Making History Live

Making History Live

Relating the daily lives of America’s ancestors is the product of research and performance. Performer Kat Getward shares the part that music plays in the EFT “Making History Live.”


Lloyd Dobyns: Hi. Welcome to Colonial Williamsburg: Past & Present on This is “Behind the Scenes” where you meet the people who work here. That’s my job. I’m Lloyd Dobyns, and mostly I ask questions.

Interpreting the 18th century means recreating not just buildings and streets, but the people who walked them as well.

At Colonial Williamsburg, actors and researchers collaborate in a process that's documented in this Thursday's Electronic Field Trip, "Making History Live." Kat Getward, an evening colonial performer, is with us today to talk about her part in the program.

What part does music play in this EFT?

Kat Getward: In this particular Electronic Field Trip, it plays a very important part. There needs to be an understanding of how and why the music was sung. Why do they sing call work songs in the fields as opposed to hymns in the fields? It's very important to distinguish why these songs are being used.

In this EFT, the call works songs are very important because the call work songs, it is very similar to our modern-day music, where you have a caller – which in modern times is called a lead singer – and then you have the responses, which in modern times is called the chorus or background singers. It just helps you understand how music of old has transformed the music of today.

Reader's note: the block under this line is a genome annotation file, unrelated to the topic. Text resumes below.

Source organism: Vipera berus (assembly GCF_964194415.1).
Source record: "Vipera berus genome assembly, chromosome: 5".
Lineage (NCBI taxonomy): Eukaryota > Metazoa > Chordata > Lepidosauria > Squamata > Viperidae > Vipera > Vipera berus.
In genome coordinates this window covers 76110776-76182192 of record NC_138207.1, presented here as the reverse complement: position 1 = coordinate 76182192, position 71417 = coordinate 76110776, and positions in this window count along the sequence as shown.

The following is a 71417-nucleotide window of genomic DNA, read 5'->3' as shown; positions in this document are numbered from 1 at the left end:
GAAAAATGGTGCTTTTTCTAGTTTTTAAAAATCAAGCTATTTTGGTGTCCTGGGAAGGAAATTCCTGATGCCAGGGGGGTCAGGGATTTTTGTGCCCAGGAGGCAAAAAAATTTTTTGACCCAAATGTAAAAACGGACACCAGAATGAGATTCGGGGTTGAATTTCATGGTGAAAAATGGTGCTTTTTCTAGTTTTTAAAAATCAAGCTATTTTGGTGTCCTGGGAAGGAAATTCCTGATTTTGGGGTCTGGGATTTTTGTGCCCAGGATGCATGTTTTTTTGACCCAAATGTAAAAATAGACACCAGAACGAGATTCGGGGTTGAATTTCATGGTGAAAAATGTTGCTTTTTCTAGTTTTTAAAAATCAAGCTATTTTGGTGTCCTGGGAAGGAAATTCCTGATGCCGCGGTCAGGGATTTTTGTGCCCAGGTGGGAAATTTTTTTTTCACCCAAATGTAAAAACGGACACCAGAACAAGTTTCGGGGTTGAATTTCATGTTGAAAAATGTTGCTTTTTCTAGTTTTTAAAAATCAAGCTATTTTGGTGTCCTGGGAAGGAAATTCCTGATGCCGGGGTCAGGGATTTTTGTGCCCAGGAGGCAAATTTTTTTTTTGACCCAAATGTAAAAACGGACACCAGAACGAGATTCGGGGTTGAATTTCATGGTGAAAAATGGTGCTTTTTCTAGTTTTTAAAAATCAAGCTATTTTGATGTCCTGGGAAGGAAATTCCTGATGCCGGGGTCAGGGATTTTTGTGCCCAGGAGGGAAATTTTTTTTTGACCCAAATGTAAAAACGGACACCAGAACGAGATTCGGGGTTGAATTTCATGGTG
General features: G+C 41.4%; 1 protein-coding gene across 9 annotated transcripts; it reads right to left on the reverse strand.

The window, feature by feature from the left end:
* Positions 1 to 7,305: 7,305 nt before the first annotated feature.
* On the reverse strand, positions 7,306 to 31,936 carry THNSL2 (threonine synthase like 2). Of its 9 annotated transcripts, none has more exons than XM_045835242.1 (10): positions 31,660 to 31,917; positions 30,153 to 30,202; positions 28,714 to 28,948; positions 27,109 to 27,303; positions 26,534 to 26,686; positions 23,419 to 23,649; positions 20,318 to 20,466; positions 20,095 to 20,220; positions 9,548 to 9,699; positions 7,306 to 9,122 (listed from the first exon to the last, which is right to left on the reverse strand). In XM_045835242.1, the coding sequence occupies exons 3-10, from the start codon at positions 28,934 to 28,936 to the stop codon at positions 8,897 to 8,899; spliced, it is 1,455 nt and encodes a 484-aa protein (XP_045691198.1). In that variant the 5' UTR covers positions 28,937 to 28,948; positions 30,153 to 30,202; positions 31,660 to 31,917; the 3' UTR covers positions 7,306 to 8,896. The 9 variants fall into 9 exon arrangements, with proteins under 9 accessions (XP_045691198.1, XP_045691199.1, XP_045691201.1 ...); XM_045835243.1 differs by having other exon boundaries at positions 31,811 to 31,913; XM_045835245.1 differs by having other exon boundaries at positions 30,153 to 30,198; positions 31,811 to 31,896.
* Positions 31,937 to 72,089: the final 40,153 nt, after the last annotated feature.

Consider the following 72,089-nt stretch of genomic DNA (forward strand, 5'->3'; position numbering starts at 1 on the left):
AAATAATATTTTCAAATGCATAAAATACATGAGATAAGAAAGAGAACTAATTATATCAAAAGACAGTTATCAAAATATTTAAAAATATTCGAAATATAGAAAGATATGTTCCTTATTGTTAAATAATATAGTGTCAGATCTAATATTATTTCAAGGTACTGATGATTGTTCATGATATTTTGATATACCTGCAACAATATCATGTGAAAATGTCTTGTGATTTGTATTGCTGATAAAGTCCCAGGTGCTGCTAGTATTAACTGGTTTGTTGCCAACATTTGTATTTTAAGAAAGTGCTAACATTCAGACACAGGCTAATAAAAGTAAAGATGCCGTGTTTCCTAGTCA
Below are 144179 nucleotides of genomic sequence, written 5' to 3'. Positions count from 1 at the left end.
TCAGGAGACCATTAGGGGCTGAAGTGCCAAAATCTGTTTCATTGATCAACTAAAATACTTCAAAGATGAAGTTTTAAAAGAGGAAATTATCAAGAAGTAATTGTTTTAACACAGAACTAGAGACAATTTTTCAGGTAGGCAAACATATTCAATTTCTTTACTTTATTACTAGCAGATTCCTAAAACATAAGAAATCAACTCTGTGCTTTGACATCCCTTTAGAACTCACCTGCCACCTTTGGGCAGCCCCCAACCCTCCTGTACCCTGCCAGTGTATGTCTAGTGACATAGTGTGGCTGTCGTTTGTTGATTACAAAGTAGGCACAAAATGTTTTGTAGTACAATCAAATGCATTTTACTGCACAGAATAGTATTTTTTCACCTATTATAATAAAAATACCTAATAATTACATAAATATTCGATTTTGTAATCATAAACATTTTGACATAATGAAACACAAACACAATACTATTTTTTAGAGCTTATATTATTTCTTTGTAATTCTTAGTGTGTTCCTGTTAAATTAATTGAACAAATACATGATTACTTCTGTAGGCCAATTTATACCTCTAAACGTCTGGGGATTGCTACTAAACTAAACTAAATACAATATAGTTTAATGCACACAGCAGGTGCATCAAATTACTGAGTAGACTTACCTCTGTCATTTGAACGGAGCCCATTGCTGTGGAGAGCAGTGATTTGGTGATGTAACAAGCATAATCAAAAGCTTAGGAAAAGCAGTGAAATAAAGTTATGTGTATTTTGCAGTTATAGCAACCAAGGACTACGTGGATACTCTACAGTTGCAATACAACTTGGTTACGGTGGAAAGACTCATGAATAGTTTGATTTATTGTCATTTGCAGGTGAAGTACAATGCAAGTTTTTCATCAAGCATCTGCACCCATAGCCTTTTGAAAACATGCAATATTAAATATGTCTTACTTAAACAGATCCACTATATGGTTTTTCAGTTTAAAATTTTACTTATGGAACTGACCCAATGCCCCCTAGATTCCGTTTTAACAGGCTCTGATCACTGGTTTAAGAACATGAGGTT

Lloyd: I have often wondered, looking at EFTs, how hard is it to train these people to give a believable performance?

Kat: It's not very hard if they actually enjoy what it is they're doing. Most of them, they come with an excitement and they're so enthusiastic about portraying people of the past, wearing the costume, singing the songs, doing the dances, so it's not very hard to train them at all.

Lloyd: I would have thought when you know you're doing a fictional character, you can just make it up. But you're not doing a fictional character for Electronic Field Trips. You are doing somebody, at least theoretically, who actually lived and worked in these times, and went to the store and went home.

Kat: Right, but when you're talking about this particular program that I'm in – I'll use the African American music program for example – we are not really portraying a specific person at Great Hopes Plantation. We are, we've taken a collection of enslaved people that we know about.

We've read about them, we've read what the masters have written about them as well as what masters have written about their music. We've read slave narratives. So we've put all that together to recreate as best we can an enslaved community of people.